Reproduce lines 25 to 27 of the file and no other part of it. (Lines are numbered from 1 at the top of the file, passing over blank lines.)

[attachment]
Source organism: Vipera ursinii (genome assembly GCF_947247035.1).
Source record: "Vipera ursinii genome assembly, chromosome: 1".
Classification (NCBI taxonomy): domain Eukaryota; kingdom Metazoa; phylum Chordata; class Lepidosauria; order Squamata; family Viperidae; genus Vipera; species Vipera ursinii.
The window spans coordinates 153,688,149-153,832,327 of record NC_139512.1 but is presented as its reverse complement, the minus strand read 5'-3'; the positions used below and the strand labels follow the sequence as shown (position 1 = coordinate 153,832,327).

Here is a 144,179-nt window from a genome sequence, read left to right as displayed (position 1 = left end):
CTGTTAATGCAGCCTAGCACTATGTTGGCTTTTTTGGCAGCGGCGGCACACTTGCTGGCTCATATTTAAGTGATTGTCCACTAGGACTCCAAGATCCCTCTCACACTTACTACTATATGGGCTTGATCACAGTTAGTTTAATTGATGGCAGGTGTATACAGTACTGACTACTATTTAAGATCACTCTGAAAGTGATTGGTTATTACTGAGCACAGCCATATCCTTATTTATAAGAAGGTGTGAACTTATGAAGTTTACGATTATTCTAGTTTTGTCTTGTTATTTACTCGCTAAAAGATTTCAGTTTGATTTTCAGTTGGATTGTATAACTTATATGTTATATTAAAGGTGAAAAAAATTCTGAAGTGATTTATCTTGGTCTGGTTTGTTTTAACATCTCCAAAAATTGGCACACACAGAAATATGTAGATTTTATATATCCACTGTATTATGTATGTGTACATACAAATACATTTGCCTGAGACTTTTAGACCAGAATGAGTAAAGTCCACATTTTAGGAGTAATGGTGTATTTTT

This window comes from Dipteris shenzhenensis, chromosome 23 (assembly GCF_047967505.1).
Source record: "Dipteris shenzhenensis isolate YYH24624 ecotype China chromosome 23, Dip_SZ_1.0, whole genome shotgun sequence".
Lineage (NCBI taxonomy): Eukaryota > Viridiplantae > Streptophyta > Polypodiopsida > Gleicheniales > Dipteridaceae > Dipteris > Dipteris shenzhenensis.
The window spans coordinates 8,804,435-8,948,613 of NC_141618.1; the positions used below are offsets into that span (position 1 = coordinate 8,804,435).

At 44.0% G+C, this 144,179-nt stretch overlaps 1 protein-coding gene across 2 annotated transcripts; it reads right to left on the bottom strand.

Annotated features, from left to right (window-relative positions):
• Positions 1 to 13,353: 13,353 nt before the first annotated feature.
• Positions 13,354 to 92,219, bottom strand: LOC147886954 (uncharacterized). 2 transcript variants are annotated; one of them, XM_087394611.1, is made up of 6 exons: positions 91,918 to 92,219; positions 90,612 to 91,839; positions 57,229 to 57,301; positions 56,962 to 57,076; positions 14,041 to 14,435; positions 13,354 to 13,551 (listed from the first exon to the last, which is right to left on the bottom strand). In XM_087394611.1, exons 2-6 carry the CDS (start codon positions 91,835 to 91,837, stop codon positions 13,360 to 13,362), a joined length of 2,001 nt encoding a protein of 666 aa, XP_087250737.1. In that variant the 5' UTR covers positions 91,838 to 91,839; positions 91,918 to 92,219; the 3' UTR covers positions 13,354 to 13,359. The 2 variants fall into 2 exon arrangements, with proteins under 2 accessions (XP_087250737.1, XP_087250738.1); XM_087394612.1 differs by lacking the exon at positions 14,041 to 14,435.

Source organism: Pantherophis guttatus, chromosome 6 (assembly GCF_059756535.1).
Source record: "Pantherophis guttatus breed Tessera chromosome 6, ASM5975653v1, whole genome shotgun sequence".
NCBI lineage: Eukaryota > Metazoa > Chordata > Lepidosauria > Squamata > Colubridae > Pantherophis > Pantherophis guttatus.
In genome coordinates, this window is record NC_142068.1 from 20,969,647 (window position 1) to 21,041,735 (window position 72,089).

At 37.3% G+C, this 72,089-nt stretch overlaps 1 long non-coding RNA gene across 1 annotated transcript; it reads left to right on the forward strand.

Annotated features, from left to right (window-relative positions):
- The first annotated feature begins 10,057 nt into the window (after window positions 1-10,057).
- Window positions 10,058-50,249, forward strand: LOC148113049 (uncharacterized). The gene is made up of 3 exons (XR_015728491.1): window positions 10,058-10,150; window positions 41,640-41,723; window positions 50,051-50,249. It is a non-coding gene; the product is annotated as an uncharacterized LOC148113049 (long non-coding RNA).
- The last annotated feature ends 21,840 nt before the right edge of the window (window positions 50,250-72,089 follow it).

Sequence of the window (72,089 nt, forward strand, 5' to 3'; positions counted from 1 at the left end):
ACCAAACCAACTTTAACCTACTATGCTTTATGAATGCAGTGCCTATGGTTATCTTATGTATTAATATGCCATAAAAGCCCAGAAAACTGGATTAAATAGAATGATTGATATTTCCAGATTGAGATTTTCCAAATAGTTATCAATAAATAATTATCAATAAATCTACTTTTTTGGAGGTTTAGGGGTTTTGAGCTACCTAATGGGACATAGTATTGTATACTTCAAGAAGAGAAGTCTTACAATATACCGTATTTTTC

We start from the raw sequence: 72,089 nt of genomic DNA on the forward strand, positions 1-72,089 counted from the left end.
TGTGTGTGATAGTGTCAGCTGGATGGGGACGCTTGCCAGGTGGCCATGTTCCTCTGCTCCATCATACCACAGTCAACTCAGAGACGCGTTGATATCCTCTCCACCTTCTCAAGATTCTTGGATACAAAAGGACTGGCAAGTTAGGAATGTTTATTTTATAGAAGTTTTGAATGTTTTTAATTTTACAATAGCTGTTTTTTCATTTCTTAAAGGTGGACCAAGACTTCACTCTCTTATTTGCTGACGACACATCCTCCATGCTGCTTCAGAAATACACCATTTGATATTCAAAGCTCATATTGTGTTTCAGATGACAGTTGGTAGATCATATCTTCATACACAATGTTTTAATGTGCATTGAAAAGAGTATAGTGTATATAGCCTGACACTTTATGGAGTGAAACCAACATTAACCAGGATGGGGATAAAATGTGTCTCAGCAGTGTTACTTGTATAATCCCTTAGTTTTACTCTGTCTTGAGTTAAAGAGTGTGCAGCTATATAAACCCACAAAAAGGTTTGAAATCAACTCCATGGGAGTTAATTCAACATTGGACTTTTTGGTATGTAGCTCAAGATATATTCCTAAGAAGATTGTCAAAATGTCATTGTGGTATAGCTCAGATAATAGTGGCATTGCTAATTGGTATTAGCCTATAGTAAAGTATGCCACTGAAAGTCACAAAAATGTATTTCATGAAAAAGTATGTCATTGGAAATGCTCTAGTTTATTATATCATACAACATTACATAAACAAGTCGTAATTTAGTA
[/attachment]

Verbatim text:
ACCAAACCAACTTTAACCTACTATGCTTTATGAATGCAGTGCCTATGGTTATCTTATGTATTAATATGCCATAAAAGCCCAGAAAACTGGATTAAATAGAATGATTGATATTTCCAGATTGAGATTTTCCAAATAGTTATCAATAAATAATTATCAATAAATCTACTTTTTTGGAGGTTTAGGGGTTTTGAGCTACCTAATGGGACATAGTATTGTATACTTCAAGAAGAGAAGTCTTACAATATACCGTATTTTTC

We start from the raw sequence: 72,089 nt of genomic DNA on the forward strand, positions 1-72,089 counted from the left end.
TGTGTGTGATAGTGTCAGCTGGATGGGGACGCTTGCCAGGTGGCCATGTTCCTCTGCTCCATCATACCACAGTCAACTCAGAGACGCGTTGATATCCTCTCCACCTTCTCAAGATTCTTGGATACAAAAGGACTGGCAAGTTAGGAATGTTTATTTTATAGAAGTTTTGAATGTTTTTAATTTTACAATAGCTGTTTTTTCATTTCTTAAAGGTGGACCAAGACTTCACTCTCTTATTTGCTGACGACACATCCTCCATGCTGCTTCAGAAATACACCATTTGATATTCAAAGCTCATATTGTGTTTCAGATGACAGTTGGTAGATCATATCTTCATACACAATGTTTTAATGTGCATTGAAAAGAGTATAGTGTATATAGCCTGACACTTTATGGAGTGAAACCAACATTAACCAGGATGGGGATAAAATGTGTCTCAGCAGTGTTACTTGTATAATCCCTTAGTTTTACTCTGTCTTGAGTTAAAGAGTGTGCAGCTATATAAACCCACAAAAAGGTTTGAAATCAACTCCATGGGAGTTAATTCAACATTGGACTTTTTGGTATGTAGCTCAAGATATATTCCTAAGAAGATTGTCAAAATGTCATTGTGGTATAGCTCAGATAATAGTGGCATTGCTAATTGGTATTAGCCTATAGTAAAGTATGCCACTGAAAGTCACAAAAATGTATTTCATGAAAAAGTATGTCATTGGAAATGCTCTAGTTTATTATATCATACAACATTACATAAACAAGTCGTAATTTAGTA